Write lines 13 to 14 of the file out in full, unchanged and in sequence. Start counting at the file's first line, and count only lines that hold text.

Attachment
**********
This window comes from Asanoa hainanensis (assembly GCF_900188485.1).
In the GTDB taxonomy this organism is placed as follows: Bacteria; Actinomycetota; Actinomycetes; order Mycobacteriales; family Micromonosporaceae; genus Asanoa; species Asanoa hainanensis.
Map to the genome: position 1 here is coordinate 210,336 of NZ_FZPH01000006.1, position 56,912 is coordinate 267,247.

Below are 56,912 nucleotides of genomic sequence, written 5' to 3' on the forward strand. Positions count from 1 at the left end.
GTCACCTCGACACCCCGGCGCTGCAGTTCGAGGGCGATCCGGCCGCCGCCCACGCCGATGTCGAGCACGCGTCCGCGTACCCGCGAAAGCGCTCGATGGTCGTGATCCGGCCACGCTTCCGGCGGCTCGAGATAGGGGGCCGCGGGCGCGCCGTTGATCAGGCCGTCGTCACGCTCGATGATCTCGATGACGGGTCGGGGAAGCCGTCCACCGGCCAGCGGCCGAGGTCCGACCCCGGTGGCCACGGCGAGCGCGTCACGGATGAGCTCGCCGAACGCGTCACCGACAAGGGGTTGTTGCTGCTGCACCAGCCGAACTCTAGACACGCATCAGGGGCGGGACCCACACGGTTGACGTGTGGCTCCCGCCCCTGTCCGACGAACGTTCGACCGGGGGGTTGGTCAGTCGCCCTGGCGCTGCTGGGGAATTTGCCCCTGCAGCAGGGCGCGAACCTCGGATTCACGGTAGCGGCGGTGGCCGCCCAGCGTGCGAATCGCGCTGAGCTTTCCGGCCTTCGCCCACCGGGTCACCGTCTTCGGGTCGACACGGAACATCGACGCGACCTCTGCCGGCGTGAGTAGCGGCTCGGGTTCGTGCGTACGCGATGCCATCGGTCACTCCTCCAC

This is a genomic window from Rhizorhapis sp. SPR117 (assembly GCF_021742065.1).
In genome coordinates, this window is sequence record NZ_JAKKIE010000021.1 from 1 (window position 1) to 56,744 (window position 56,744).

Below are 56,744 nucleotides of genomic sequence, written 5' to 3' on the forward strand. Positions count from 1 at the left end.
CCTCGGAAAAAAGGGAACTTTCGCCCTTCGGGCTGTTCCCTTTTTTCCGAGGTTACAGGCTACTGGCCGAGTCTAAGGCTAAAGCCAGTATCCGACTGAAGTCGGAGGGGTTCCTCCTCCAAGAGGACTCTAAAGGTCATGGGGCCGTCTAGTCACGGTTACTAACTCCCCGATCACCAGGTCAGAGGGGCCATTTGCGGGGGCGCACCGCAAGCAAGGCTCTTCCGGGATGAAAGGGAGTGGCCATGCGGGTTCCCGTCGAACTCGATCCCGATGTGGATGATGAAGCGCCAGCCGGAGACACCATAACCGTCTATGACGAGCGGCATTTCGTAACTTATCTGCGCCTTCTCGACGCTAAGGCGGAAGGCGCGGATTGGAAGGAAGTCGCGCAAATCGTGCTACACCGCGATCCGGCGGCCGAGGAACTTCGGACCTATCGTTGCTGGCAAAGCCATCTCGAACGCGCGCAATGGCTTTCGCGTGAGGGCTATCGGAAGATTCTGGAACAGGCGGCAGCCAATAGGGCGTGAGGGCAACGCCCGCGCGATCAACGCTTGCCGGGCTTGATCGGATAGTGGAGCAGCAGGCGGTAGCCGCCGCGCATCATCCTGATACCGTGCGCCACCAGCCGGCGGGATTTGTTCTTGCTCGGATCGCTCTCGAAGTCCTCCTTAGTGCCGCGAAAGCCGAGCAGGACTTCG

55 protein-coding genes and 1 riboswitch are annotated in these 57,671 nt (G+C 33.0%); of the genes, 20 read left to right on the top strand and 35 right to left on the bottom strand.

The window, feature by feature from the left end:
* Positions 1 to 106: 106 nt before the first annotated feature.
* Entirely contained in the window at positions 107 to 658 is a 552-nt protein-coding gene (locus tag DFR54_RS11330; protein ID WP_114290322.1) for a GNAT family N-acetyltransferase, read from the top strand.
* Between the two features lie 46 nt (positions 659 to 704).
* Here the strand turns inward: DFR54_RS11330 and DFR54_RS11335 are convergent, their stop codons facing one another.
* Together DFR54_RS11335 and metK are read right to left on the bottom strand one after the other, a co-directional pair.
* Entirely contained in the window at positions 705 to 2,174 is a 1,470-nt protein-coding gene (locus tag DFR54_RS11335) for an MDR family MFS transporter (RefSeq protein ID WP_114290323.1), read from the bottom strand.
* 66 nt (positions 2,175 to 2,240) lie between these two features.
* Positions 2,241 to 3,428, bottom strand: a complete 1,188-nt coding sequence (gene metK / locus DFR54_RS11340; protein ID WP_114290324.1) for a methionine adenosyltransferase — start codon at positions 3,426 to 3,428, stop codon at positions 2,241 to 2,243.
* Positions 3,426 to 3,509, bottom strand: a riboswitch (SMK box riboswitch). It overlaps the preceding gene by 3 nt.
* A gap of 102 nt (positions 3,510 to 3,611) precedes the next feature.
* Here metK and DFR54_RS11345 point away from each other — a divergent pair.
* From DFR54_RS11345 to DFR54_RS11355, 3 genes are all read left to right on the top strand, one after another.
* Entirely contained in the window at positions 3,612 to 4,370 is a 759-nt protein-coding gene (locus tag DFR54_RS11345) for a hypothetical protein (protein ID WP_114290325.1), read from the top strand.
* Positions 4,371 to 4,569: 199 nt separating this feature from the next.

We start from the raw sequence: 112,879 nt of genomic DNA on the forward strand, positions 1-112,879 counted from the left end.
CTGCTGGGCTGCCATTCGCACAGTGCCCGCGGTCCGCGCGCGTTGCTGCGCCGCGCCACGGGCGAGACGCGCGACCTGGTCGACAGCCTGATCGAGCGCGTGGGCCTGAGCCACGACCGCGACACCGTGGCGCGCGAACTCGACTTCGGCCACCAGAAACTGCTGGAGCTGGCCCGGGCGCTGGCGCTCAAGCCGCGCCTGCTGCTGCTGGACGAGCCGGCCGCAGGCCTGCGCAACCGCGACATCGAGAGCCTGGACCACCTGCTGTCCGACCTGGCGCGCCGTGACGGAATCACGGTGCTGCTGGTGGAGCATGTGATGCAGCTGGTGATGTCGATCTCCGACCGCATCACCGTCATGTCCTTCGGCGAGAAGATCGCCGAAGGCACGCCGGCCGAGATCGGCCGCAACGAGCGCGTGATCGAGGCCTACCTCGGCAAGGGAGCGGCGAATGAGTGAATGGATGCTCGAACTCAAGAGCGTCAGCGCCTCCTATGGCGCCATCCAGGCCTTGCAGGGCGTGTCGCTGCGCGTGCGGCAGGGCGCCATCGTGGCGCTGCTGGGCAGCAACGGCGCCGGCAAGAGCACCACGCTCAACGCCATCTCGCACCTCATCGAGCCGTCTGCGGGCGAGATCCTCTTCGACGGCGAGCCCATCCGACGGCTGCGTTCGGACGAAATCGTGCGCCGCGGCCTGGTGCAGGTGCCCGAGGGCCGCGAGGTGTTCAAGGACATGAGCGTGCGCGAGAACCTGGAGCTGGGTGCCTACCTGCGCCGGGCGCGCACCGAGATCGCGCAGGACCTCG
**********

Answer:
* Entirely contained in the window at positions 107 to 658 is a 552-nt protein-coding gene (locus tag DFR54_RS11330; protein ID WP_114290322.1) for a GNAT family N-acetyltransferase, read from the top strand.
* Between the two features lie 46 nt (positions 659 to 704).